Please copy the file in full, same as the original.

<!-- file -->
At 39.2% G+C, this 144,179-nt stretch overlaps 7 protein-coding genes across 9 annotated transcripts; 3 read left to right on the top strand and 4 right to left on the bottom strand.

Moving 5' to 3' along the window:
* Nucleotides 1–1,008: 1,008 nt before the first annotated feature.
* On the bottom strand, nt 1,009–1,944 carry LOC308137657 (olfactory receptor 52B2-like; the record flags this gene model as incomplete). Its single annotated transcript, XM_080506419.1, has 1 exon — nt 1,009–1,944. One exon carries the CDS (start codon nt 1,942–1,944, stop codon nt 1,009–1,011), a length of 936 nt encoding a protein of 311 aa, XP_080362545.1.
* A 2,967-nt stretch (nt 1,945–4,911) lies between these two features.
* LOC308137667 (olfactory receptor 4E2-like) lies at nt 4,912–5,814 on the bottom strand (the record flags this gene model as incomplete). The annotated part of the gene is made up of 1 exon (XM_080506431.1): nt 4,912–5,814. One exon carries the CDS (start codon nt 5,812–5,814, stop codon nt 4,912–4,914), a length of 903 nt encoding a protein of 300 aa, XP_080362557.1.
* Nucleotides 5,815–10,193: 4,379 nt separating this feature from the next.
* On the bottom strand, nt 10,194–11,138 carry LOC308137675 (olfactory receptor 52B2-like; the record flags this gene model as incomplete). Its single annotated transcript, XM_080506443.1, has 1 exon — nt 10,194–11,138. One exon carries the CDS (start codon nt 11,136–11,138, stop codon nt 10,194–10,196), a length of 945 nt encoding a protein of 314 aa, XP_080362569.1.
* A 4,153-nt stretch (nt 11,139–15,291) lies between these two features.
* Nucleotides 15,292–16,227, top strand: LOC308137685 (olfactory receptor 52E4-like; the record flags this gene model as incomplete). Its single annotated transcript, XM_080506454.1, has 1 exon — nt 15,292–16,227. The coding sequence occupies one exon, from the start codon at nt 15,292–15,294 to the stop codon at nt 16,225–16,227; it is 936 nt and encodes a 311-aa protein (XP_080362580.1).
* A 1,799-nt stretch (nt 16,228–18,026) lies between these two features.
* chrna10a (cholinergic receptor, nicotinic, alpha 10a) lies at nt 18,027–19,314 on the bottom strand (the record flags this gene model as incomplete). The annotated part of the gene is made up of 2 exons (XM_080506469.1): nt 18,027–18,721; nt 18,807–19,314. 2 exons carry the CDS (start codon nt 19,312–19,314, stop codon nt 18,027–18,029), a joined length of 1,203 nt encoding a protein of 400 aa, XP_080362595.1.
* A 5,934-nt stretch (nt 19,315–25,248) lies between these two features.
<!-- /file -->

At 39.2% G+C, this 144,179-nt stretch overlaps 7 protein-coding genes across 9 annotated transcripts; 3 read left to right on the top strand and 4 right to left on the bottom strand.

Moving 5' to 3' along the window:
* Nucleotides 1–1,008: 1,008 nt before the first annotated feature.
* On the bottom strand, nt 1,009–1,944 carry LOC308137657 (olfactory receptor 52B2-like; the record flags this gene model as incomplete). Its single annotated transcript, XM_080506419.1, has 1 exon — nt 1,009–1,944. One exon carries the CDS (start codon nt 1,942–1,944, stop codon nt 1,009–1,011), a length of 936 nt encoding a protein of 311 aa, XP_080362545.1.
* A 2,967-nt stretch (nt 1,945–4,911) lies between these two features.
* LOC308137667 (olfactory receptor 4E2-like) lies at nt 4,912–5,814 on the bottom strand (the record flags this gene model as incomplete). The annotated part of the gene is made up of 1 exon (XM_080506431.1): nt 4,912–5,814. One exon carries the CDS (start codon nt 5,812–5,814, stop codon nt 4,912–4,914), a length of 903 nt encoding a protein of 300 aa, XP_080362557.1.
* Nucleotides 5,815–10,193: 4,379 nt separating this feature from the next.
* On the bottom strand, nt 10,194–11,138 carry LOC308137675 (olfactory receptor 52B2-like; the record flags this gene model as incomplete). Its single annotated transcript, XM_080506443.1, has 1 exon — nt 10,194–11,138. One exon carries the CDS (start codon nt 11,136–11,138, stop codon nt 10,194–10,196), a length of 945 nt encoding a protein of 314 aa, XP_080362569.1.
* A 4,153-nt stretch (nt 11,139–15,291) lies between these two features.
* Nucleotides 15,292–16,227, top strand: LOC308137685 (olfactory receptor 52E4-like; the record flags this gene model as incomplete). Its single annotated transcript, XM_080506454.1, has 1 exon — nt 15,292–16,227. The coding sequence occupies one exon, from the start codon at nt 15,292–15,294 to the stop codon at nt 16,225–16,227; it is 936 nt and encodes a 311-aa protein (XP_080362580.1).
* A 1,799-nt stretch (nt 16,228–18,026) lies between these two features.
* chrna10a (cholinergic receptor, nicotinic, alpha 10a) lies at nt 18,027–19,314 on the bottom strand (the record flags this gene model as incomplete). The annotated part of the gene is made up of 2 exons (XM_080506469.1): nt 18,027–18,721; nt 18,807–19,314. 2 exons carry the CDS (start codon nt 19,312–19,314, stop codon nt 18,027–18,029), a joined length of 1,203 nt encoding a protein of 400 aa, XP_080362595.1.
* A 5,934-nt stretch (nt 19,315–25,248) lies between these two features.